Back in January the Colorado Avalanche hosted a “Try Hockey” event for prospective blind hockey players. It featured several blind hockey players from across Canada and the United States and was coordinated by USA Hockeyand the Colorado Amateur Hockey Association. Forty-two blind participants, including youth and some,like me, who were much older, took to the ice that day. About half of those participants came from CCB. You can read more about it in this article, Try-Blind-Hockey Day Another Example of How Hockey is for Everyone.
The goal was to encourage amateur blind hockey in the area. It’s working! Since that mid-January event, an average of 18 or so blind hockey enthusiasts have been hitting the ice, practicing passes and shots with the idea of creating some serious competition, says CCB Travel Instructor Daniel Belding, who is well-beyond being termed a mere hockey enthusiast.It was Daniel who took the lead for CCB when we were first contacted about the Try Blind Hockey event.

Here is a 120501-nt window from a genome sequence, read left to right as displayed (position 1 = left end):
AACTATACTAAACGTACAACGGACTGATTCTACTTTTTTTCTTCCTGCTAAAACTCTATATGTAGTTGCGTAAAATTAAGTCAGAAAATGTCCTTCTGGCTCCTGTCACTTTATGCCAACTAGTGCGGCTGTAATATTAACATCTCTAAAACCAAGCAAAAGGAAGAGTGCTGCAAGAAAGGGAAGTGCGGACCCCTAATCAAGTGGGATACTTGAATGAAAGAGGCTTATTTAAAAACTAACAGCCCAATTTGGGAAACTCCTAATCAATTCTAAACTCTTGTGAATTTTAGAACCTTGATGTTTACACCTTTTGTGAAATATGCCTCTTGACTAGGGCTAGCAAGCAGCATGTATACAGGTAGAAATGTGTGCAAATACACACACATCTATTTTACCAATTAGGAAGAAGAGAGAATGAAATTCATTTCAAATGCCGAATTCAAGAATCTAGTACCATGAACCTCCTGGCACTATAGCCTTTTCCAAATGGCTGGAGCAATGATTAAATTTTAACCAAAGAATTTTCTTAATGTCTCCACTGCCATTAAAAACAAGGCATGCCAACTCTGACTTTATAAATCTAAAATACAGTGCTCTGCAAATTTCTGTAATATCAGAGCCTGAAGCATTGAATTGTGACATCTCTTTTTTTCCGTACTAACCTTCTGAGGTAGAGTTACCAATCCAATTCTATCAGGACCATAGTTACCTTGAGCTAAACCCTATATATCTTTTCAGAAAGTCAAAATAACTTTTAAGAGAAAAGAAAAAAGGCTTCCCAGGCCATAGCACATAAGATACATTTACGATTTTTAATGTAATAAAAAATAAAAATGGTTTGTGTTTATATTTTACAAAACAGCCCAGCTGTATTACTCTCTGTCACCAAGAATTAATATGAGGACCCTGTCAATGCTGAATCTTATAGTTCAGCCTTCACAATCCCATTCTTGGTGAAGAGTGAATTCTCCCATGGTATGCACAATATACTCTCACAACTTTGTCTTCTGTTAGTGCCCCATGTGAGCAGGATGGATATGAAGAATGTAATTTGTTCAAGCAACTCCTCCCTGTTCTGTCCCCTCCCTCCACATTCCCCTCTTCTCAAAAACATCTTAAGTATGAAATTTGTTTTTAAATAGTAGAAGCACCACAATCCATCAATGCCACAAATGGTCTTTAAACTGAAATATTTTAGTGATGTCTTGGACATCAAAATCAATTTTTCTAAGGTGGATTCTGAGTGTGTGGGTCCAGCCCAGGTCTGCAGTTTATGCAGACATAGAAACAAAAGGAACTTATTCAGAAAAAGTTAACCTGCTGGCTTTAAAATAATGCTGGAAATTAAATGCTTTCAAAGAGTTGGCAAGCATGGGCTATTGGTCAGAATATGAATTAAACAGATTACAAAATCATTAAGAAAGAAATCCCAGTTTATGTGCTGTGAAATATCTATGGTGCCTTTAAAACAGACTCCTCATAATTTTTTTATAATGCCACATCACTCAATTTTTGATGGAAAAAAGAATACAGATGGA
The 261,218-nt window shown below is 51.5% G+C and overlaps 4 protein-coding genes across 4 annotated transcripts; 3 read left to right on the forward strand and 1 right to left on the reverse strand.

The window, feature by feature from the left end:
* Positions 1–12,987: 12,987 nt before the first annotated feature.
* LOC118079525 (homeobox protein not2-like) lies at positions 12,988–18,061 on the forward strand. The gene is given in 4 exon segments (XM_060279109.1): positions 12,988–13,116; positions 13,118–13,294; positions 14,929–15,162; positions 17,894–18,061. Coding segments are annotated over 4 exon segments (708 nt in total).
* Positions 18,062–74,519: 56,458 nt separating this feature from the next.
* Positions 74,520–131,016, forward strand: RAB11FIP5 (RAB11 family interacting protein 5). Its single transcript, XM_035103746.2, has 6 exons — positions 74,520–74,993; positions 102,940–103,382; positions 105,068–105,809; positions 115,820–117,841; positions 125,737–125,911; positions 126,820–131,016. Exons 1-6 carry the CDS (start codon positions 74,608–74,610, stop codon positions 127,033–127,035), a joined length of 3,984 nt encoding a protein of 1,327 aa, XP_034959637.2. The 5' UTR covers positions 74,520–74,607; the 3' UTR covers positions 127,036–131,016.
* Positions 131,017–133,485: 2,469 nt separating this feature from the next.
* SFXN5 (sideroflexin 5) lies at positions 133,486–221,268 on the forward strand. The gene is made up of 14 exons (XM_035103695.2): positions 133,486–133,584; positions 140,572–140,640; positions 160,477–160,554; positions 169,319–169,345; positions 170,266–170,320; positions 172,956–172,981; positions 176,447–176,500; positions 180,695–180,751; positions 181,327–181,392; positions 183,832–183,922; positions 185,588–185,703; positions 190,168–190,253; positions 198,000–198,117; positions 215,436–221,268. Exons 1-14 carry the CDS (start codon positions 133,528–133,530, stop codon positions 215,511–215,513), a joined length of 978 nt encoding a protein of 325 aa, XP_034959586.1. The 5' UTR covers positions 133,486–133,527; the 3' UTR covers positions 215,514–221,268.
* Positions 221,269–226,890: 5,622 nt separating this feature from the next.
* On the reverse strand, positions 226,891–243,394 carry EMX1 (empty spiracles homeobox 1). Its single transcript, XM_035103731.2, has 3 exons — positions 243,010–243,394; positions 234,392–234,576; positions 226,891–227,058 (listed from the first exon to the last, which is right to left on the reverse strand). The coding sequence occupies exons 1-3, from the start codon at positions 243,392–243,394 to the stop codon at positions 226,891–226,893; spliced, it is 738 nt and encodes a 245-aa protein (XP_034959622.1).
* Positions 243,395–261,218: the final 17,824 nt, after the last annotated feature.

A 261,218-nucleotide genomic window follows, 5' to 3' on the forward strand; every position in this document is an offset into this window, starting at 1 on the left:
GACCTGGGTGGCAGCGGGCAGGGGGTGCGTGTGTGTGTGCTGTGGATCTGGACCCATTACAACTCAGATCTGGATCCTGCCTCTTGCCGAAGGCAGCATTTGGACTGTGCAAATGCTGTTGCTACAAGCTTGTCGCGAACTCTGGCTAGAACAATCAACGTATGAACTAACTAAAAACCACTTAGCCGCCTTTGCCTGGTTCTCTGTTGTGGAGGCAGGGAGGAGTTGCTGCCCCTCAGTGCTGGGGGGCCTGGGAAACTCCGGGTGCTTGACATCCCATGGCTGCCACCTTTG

As a matter of fact, Daniel will be one of only three blind Coloradans who will travel to the 14th annual Toyota-USA Hockey Disabled Hockey Festival in Chicago April 5 to 8, along with his colleague Steve Patten and CCB alum Mike Straub. There they will play with about 80 other very, very serious blind hockey players.
So yes, this very much looks like the start of competitive blind hockey in Colorado!
(Disclaimer: Because of my limitations, not as a blind photographer but as a skater, these photos are taken either while leaning up against the glass or from inside the players bench area. The best skaters that day were out of my reach as a skating photographer, and you should look at the USA Hockey Red Line blog post for some really good ones. By the way, the Avalanche have continued to show video clips from that first day between thirds at home games.)